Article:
ROCKTON – The Talcott Free Library, the center of the latest controversy about drag, did not expect the uproar.
“We were very surprised at the number of people who attended the meeting,” said Megan Gove, the library’s director. “We thought some may come, but what that was, was a circus, almost entirely due to outside sources that have taken on our program as their campaign even though it does not affect them and their tax dollars in any way.”
More than 500 people, opponents and supporters of a drag Q&A set for July 14, came to a library board meeting to discuss holding the event after complaints. The board voted four to two to keep the event. Opponents, led by a group from Rockford 15 miles away, immediately announced plans to protest the event itself. Local residents who had organized to support the event announced their own plans to support and protect the event. The number of opponents and supporters was expected to reach 1,500. Rockton itself has only 5,300 residents.
The library itself has been deluged with people contacting them about the meeting.
“These outside groups have bombarded the library with every form of contact they can find, be it phone, email, chat, etc. for weeks on end now,” Gove said. “We’re talking thousands of contacts.”
The expected crowd also forced the library to take the event online, hoping to defuse any on-site protests. Rockford Family Initiative, the group leading the opposition, celebrated the cancellation of the in-person event and said they would still protest at the library itself on July 14.
“But unfortunately, it seems that moving the event virtual does not seem to have had any effect on the plans of the protesters/counter-protesters,” Gove said. “I will end up having to close the library for the safety of the patrons and staff when there is not even an event happening inside the building.”
Gove said that the drag Q&A was moved to virtual after discussions with the local police and fire departments because the small downtown of Rockton can’t handle such a large protest. And all of it has taken a toll on the library staff.
“The staff morale is low due to having to deal with this bombardment,” she said. “Some are even needing to take mental health days just to be away from the madness for a day. I will say that this week seems to have taken a turn and is a bit quieter.”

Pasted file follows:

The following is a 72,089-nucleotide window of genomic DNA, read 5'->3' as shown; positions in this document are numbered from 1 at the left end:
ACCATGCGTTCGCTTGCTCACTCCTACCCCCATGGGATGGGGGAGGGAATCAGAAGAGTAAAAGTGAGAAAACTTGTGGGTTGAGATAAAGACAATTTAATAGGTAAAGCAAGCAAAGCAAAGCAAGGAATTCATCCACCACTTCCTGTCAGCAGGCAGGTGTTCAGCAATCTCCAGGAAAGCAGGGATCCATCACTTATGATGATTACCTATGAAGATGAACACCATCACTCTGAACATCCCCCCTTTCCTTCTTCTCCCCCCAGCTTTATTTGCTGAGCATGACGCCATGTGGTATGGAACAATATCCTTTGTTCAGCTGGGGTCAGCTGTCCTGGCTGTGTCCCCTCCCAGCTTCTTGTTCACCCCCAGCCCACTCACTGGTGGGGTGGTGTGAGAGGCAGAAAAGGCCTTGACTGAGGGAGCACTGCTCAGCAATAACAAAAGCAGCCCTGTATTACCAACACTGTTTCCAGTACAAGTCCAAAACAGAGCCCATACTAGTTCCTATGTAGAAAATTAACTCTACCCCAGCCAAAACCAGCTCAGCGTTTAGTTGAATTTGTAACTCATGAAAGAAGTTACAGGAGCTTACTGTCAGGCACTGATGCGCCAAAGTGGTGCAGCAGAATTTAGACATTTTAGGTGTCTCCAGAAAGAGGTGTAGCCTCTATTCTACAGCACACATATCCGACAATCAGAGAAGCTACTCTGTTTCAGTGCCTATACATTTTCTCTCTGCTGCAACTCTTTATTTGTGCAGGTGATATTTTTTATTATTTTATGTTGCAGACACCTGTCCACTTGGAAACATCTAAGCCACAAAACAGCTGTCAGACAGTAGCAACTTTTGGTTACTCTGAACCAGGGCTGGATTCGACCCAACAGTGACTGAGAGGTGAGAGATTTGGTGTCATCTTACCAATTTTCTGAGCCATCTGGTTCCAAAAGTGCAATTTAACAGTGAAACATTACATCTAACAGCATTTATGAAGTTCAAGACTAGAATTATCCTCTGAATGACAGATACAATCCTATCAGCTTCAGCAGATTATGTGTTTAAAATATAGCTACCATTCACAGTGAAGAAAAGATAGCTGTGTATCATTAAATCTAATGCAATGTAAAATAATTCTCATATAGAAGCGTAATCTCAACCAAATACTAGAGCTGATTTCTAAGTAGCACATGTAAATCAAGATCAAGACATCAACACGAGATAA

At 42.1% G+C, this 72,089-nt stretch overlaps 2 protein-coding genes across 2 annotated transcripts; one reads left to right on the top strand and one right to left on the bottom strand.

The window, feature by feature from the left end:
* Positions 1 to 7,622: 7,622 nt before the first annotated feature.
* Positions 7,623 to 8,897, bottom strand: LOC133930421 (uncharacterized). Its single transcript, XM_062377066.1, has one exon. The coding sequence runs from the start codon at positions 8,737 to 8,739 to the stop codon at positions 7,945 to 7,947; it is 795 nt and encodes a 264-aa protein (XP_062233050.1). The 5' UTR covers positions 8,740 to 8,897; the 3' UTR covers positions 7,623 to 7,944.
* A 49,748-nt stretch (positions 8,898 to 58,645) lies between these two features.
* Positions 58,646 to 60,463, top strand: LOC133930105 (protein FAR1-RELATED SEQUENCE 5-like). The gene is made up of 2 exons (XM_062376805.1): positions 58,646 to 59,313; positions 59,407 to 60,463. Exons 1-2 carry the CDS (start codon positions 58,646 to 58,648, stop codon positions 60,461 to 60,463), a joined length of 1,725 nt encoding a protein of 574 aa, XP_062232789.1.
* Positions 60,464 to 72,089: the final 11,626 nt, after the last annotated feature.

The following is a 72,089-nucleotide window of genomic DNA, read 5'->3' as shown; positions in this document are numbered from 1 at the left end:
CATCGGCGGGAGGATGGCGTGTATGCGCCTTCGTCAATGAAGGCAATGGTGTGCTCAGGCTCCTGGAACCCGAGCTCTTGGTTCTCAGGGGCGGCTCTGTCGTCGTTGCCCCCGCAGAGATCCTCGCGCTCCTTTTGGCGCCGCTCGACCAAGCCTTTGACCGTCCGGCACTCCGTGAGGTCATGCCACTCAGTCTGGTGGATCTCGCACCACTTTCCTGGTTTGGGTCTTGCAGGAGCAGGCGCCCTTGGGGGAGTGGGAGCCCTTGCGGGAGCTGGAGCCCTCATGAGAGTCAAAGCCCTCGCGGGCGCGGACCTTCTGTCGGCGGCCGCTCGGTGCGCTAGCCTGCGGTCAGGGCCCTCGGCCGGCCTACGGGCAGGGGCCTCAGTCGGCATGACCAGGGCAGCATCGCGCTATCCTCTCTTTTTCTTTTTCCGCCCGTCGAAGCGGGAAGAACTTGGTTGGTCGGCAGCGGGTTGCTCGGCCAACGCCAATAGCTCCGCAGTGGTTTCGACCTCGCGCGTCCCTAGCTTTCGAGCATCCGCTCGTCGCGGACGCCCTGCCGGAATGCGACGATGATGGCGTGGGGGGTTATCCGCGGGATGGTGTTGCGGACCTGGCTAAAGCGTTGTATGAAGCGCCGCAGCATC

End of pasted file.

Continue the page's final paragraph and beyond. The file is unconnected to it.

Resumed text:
Right now the focus is on keeping the virtual event safe. Information on it will be released next week.
“My one wish is that the supporters change their minds and decide to do something other than counter-protest—maybe even a viewing party, or a peaceful rally in the park,” Gove said. “Clashing against the protesters is not going to be a good outcome for anyone and I already know that there is nothing that I can say or do as the library to stop them from coming at this point.”
Even as the library has come under fire, there’s also been support.
“Once people found out how we were being bombarded they started their own calls, emails, etc. to let us know that we had support, even going so far as to drop off flowers and treats for the staff,” Gove said. “I have heard that a group has created a GoFundMe but don’t know much about it.”
The GoFundMe was organized by Rockton Pride, which was organized in the wake of the library board meeting to support the event and the LGBTQ community in town. As of Thursday, July 6, they’ve raised $600 of their $1,000 goal for the library.
Gove said that since it was an event requested by teenagers and for teenagers, plus being in line with the library’s theme of “Find Your Voice,” there wouldn’t be a huge issue. The Q&A is an hour-long presentation with no actual performance in it. Since it wasn’t a drag queen story hour, the opposition wouldn’t be as strong.
“I thought there would be some division within the community, of course, but nothing like what it has become, mostly by being targeted by the Rockford Family Initiative who have no bearing on our library anyway as they live outside of our library district,” she said.
The drag Q&A is still set for Friday, July 14, online.
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